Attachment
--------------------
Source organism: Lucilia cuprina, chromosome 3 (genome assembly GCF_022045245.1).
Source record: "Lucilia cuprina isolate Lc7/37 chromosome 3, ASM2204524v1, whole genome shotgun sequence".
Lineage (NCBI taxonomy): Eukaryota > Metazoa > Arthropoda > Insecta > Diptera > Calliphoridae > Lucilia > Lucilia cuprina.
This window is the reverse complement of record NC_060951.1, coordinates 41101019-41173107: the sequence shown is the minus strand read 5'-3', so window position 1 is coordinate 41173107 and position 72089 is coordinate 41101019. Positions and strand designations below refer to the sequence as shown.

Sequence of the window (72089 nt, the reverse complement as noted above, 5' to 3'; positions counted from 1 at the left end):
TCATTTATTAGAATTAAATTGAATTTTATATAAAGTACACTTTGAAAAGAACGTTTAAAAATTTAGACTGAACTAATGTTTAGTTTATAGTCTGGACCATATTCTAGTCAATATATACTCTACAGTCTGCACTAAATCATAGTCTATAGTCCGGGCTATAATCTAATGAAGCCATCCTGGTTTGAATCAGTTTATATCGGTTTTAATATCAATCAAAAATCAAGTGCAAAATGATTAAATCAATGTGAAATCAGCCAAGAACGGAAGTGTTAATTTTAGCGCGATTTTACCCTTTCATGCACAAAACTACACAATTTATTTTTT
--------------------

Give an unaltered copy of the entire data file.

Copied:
Source organism: Lucilia cuprina, chromosome 3 (genome assembly GCF_022045245.1).
Source record: "Lucilia cuprina isolate Lc7/37 chromosome 3, ASM2204524v1, whole genome shotgun sequence".
Lineage (NCBI taxonomy): Eukaryota > Metazoa > Arthropoda > Insecta > Diptera > Calliphoridae > Lucilia > Lucilia cuprina.
This window is the reverse complement of record NC_060951.1, coordinates 41101019-41173107: the sequence shown is the minus strand read 5'-3', so window position 1 is coordinate 41173107 and position 72089 is coordinate 41101019. Positions and strand designations below refer to the sequence as shown.

Sequence of the window (72089 nt, the reverse complement as noted above, 5' to 3'; positions counted from 1 at the left end):
TCATTTATTAGAATTAAATTGAATTTTATATAAAGTACACTTTGAAAAGAACGTTTAAAAATTTAGACTGAACTAATGTTTAGTTTATAGTCTGGACCATATTCTAGTCAATATATACTCTACAGTCTGCACTAAATCATAGTCTATAGTCCGGGCTATAATCTAATGAAGCCATCCTGGTTTGAATCAGTTTATATCGGTTTTAATATCAATCAAAAATCAAGTGCAAAATGATTAAATCAATGTGAAATCAGCCAAGAACGGAAGTGTTAATTTTAGCGCGATTTTACCCTTTCATGCACAAAACTACACAATTTATTTTTT